But perhaps there's some reason that your fan has extra-short blades. If you're sure that your fan can handle longer blades, and the motor can keep up without any trouble, then yes - it is possible to replace the ceiling fan blades.

For more information on overworked ceiling fans, check out "Can Ceiling Fans Overheat?"

A cool and luxurious looking ceiling fan

How To Replace Ceiling Fan Blades?

First, use a ladder or step stool to reach the fan blades easily. Then, clean the blades so that you aren't getting dust and grime everywhere during the removal process.

Next, use a screwdriver to remove each blade. Fan blades typically connect with two screws somewhere near the fan housing.

Most fan blades do not come with new blade brackets, which hold the blade to the housing. You can reuse the old bracket. If you want to make a style change, you'll need to be sure that your new bracket is compatible with the fan.

Then you can simply attach the new blades, one at a time, by screwing them back into the bracket. Make sure they are securely in place before running the fan. Turn the fan on, watching for any wobbling. If everything seems to be working as intended, then job complete!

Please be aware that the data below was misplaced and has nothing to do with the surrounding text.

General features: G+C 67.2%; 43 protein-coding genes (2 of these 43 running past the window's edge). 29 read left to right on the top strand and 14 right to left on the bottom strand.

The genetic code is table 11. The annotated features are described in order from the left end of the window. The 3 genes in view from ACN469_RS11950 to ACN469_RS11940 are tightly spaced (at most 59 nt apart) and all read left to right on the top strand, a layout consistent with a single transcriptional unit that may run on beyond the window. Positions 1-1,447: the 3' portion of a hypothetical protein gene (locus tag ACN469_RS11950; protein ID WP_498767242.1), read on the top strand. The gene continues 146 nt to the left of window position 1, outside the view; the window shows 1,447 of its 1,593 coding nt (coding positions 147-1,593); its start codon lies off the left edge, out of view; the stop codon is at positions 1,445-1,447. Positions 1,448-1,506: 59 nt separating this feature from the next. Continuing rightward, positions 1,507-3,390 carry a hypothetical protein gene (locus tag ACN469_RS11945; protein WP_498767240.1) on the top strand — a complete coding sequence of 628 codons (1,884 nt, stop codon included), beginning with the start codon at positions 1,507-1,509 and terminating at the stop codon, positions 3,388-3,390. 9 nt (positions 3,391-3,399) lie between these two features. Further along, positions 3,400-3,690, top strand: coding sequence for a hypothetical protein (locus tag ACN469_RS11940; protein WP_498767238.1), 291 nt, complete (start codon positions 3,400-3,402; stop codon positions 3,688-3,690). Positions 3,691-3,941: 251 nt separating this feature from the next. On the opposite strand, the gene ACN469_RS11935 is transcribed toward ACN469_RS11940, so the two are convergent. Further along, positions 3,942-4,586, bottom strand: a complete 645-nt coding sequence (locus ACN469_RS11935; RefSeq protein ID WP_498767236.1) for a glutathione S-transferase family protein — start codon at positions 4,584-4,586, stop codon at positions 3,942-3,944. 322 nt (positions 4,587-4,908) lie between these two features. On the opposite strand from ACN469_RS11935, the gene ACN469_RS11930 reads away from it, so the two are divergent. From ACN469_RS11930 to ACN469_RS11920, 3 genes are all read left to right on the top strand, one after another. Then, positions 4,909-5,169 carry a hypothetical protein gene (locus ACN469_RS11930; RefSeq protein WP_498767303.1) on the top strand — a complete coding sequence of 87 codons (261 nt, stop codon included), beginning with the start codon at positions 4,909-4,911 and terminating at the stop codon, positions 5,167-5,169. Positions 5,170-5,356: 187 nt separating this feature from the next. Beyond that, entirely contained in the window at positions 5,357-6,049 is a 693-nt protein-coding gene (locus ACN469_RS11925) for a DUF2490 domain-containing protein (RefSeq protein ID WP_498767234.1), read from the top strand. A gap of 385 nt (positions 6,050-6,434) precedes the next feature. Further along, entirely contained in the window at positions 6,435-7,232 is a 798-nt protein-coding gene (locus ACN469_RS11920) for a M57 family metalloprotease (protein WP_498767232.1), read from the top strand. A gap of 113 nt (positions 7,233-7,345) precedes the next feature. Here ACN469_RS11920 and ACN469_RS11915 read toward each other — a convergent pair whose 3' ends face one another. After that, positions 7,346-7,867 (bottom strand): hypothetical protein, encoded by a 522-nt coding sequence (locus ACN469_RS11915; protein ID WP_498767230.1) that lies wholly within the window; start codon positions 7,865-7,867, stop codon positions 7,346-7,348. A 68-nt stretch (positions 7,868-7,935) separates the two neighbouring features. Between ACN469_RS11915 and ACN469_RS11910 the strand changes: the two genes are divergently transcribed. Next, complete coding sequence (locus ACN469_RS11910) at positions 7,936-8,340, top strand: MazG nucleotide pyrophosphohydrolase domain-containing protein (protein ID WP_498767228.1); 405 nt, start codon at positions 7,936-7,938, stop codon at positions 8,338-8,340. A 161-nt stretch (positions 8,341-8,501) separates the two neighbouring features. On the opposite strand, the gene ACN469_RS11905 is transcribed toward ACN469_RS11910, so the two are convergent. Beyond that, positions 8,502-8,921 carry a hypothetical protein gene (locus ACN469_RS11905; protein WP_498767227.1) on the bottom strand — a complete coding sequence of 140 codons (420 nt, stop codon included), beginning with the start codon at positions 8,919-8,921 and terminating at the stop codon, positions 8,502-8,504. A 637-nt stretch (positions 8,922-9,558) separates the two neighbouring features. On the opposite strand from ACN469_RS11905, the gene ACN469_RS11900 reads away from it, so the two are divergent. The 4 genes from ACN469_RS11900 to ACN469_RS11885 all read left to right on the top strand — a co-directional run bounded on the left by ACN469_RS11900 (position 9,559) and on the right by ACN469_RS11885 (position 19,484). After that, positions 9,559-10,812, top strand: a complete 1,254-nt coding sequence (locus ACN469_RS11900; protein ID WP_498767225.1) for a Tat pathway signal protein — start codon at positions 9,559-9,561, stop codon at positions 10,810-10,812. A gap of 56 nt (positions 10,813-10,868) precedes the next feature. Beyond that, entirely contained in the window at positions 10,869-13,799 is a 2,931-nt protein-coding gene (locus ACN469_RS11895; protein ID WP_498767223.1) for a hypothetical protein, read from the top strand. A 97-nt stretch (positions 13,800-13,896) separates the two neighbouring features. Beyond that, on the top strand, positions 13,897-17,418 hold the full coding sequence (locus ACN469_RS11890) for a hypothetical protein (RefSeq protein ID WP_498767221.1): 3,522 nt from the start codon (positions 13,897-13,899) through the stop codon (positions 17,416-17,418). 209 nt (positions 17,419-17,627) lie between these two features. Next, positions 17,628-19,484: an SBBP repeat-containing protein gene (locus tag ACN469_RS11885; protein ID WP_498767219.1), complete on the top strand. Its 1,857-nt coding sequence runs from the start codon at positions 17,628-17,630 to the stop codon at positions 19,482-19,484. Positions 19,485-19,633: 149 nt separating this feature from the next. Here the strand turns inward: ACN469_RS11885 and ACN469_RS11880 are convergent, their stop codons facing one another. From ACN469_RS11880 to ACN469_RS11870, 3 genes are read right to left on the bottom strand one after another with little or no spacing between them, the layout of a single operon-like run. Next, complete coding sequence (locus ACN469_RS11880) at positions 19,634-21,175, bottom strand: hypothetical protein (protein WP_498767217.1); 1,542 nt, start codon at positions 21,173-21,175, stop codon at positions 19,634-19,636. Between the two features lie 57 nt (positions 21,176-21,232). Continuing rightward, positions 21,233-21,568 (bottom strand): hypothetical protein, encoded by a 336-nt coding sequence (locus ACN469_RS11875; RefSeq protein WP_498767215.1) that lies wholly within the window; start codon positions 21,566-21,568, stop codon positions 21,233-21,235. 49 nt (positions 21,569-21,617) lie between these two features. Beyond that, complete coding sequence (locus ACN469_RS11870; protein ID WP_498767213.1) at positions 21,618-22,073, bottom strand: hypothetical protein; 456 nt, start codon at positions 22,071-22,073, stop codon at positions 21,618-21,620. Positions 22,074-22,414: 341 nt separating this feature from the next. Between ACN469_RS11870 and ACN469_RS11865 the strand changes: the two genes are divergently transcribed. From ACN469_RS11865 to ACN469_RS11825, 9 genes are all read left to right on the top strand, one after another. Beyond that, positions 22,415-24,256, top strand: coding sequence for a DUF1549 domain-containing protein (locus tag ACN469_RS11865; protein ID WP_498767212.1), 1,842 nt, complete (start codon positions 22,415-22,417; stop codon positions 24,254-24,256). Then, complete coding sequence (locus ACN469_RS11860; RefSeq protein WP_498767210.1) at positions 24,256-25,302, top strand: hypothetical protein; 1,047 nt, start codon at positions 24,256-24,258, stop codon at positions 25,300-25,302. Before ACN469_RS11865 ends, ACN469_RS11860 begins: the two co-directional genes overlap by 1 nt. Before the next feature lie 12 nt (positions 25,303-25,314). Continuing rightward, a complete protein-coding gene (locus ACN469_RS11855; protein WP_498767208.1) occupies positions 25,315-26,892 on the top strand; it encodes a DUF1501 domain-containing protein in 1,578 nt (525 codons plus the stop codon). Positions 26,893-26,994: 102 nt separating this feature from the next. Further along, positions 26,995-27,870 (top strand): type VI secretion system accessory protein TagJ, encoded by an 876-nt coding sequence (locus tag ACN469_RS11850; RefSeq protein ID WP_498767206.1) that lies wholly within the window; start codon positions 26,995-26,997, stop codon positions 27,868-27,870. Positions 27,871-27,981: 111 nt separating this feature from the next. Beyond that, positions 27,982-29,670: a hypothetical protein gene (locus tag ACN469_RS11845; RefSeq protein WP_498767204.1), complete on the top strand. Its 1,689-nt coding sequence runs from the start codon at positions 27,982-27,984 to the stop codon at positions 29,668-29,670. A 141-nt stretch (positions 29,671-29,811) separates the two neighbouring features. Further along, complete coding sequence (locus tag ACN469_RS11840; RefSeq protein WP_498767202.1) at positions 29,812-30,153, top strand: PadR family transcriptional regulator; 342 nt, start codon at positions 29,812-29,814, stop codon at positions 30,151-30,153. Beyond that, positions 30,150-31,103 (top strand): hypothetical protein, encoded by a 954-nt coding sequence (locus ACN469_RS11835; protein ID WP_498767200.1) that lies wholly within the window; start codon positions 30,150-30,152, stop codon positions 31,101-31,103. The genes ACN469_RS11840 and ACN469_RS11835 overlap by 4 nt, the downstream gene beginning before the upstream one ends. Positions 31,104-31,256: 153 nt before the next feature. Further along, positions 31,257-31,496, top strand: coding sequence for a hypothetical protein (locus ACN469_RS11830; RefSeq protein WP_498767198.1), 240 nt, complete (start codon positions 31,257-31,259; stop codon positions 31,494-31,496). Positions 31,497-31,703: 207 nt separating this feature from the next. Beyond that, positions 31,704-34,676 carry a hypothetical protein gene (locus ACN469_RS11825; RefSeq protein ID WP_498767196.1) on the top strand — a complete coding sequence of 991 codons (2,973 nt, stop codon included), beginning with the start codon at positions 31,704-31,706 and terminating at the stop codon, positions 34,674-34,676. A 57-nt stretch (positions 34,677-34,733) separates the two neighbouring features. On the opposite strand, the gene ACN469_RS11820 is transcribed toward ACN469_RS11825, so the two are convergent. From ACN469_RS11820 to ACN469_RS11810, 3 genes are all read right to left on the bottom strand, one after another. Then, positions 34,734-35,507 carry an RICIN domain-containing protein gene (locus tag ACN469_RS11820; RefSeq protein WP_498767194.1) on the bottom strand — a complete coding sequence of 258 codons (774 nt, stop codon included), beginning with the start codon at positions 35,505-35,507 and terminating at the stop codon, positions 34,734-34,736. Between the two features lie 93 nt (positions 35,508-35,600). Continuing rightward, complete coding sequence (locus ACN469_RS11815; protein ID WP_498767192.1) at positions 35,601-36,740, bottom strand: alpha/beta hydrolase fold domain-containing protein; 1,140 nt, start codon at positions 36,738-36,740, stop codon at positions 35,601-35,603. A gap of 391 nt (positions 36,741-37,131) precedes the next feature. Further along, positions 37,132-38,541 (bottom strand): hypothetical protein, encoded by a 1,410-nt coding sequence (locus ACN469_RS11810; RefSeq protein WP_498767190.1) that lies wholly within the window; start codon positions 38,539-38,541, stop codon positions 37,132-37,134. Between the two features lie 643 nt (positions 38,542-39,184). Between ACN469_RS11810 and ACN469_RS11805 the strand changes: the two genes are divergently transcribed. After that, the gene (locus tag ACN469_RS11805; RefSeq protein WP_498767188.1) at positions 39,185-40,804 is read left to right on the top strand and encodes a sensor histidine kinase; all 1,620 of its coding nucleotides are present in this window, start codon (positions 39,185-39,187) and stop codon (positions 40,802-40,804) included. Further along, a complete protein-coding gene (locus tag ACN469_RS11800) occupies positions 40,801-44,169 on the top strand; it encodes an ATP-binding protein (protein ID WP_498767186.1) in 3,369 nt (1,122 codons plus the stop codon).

https://www.istockphoto.com/photo/assembling-fan-blades-gm115912745-2194332

Repairman installing a new ceiling fan

Can I Put Shorter Blades On A Ceiling Fan?

Putting shorter blades on a ceiling fan is, once again, possible - but perhaps not practical. If you expect a significant change in the cooling power, it's likely to end in disappointment. The overall airflow is controlled, not by the blades, but by the motor.

Shorter blades should be able to spin faster. But in the end, those extra rotations are just moving the same amount of air; less air per rotation, but the same amount in all.

If your current fan cannot meet your demands, it's likely that it's just time to invest in a new fan with the right-sized motor. However, sometimes you might need shorter blades for a more practical reason.